Just because we may have lost a battle doesn’t mean we lose the war. Just because we have suffered losses and pain after leaving fundamentalism doesn’t mean that we are victims. Those hard times were our classroom, and we can dust ourselves off and continue to make progress. You are a warrior, my friend – a warrior of the human spirit, and many joys remain. We are here. You are not alone.
A SUMMARY OF WHERE WE WERE WHEN LEAVING FUNDAMENTALISM
Aside from possibly struggling with faith and doubt, with fundamentalist family pressures, with setting up a new life without knowing what we are doing, we may have expectations for our new freedom that aren’t too realistic.
Though we may have been lonely in fundamentalism, we were also familiar with ecstasy and emotionalism and a feeling of “rightness,” whether built on fantasy or not. Couple those elements with lack of personal emotional boundaries, and we may find that “the wish” for a particular relationship to work can overwhelm us and make us oblivious to reality.
We may build a house of cards on hopes and words, whereas a more experienced and mature person would recognize red flags straight off and leave the relationship behind. We, in contrast, are used to being passive and putting up with all sorts of church people without judging them. The result is that we may not hold our new friend sufficiently to account.
Our learned high expectations for individuals and our given naïveté, inexperience, and immaturity can make for a bad combination. We may be lucky to meet a good person right off, one who stands behind his words, is mature, and is capable of love and intimacy, but the odds are that we will first meet – and perhaps even be victimized by – some attractive individual who may appear initially charming and congenial, even good and trustworthy, but whose life does not stand the test of time. Such an individual may turn out to be more trouble than he is worth.
In other words, we are used to people of character in our fundamentalist circle. To carry over the expectation that the first folk we meet on the outside of the church will also be people of character can get us into deep trouble. Who is it that approaches the run-away girl in a train station? If she is lucky, that person will be from a non-profit shelter for girls, but more often than not, an unsavory individual “befriends” her, and sex and drugs may not be far behind.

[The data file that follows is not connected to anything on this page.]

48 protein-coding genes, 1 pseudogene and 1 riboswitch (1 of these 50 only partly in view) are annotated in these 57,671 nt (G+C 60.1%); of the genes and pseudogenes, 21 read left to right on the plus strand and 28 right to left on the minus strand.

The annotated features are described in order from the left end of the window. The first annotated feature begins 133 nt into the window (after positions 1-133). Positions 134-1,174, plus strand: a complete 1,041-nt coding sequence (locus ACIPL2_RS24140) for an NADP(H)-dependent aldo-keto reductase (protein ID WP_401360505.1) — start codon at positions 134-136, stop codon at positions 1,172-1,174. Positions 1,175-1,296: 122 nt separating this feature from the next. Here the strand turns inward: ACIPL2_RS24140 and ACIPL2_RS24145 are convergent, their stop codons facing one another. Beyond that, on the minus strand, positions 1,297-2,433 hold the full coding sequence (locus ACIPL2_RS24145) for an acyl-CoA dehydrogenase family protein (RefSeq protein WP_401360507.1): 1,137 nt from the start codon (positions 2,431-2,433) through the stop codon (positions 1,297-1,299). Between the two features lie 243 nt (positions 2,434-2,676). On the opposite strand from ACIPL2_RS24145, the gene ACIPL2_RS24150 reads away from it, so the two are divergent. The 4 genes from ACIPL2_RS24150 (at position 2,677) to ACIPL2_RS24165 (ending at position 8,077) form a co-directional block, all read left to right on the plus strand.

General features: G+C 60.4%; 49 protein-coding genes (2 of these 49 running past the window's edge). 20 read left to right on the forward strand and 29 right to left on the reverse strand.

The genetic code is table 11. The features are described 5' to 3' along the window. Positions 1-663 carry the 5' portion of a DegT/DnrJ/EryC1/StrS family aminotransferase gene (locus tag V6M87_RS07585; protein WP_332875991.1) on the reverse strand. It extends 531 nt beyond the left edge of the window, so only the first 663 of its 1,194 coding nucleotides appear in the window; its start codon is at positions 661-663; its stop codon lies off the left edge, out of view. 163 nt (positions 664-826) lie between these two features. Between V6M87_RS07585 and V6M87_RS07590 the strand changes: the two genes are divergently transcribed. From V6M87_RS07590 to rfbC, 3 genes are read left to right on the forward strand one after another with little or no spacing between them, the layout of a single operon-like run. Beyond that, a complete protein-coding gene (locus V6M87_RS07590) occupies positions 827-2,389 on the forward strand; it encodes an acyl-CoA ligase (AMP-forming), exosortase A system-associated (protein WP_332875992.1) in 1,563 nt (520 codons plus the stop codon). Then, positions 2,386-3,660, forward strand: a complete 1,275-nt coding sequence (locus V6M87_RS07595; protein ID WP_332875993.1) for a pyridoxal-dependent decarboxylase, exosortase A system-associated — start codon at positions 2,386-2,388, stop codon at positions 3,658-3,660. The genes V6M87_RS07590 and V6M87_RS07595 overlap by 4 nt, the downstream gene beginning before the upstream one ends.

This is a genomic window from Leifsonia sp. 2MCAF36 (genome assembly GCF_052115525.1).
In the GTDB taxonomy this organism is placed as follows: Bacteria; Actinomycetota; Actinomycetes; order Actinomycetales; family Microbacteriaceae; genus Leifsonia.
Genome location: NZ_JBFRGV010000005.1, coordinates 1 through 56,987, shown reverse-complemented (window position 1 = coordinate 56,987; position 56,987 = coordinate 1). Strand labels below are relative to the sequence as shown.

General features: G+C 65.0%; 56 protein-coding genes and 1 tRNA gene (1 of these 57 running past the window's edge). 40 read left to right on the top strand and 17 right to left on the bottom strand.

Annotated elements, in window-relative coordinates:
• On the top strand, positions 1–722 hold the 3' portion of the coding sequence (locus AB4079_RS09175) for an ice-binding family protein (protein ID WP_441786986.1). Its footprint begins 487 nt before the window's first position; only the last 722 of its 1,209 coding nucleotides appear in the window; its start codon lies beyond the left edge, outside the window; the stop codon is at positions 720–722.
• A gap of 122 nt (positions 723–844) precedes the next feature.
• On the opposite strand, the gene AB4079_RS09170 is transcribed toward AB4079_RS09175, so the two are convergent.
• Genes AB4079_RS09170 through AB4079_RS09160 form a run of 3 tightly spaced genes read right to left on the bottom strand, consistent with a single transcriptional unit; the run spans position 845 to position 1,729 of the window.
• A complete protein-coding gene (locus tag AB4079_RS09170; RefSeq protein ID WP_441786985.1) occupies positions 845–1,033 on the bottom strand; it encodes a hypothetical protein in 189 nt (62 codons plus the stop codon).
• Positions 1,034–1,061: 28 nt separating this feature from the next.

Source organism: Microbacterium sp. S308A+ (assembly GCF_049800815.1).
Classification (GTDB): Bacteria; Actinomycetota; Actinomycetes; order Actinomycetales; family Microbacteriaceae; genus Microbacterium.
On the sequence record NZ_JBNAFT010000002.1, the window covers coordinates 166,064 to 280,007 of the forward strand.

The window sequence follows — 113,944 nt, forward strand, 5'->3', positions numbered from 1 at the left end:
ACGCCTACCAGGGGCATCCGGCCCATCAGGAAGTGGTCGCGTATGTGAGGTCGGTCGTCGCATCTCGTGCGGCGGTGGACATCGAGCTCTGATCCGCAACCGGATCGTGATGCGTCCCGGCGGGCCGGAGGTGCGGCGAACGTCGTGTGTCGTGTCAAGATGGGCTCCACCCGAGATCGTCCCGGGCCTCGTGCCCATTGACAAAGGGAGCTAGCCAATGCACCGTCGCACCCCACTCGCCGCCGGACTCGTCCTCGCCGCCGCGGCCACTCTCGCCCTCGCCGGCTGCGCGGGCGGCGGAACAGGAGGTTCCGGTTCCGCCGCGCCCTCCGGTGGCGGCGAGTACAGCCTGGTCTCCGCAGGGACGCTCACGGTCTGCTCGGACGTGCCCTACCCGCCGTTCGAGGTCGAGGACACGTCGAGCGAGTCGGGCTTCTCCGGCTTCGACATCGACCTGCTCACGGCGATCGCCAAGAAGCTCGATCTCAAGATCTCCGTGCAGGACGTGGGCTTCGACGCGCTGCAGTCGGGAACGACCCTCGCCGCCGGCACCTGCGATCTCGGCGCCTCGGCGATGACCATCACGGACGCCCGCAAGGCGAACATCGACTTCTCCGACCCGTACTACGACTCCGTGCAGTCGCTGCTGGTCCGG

Think of yourself as that vagabond in the train station. Find your non-profit “shelter” where you can get yourself oriented and grow stronger and healthier. Work on yourself first so that you can tell the difference between someone who might become a true friend and someone who lacks the capacity to become a true friend.
As you gain in insight and wisdom and get a sense of the whole picture, you may have a lot to grieve, to forgive yourself and others for, and to move on from. Our lives, coming from fundamentalism, may be messy, or at the least, may have had a messy stretch before we extricated ourselves. That is one of the legacies of a rigid religion that denies freedom of thought and a right to be human to its adherents.
I recall a thought heard recently… something about success in life being treacherous, because it is from sorrow that we learn our values and come to appreciate the true meanings of life. We have backgrounds and experiences that money cannot buy…. hard, yes, but valuable in what they have taught us and have yet to teach us.
Many of the dysfunctions in our relationships reflect our fundamentalist programming. For example, if we are used to not having emotional personal boundaries from our religious background, then we may attract someone who is happy to roll over into emotional areas where we should be saying, “No.” We may find ourselves being used and not even recognize that fact, because it feels so familiar. There can be a fine line between being used and being abused. Watch out if someone is not careful about your feelings.
In the next tab, let’s look at some preliminary considerations for prior to developing new friendships.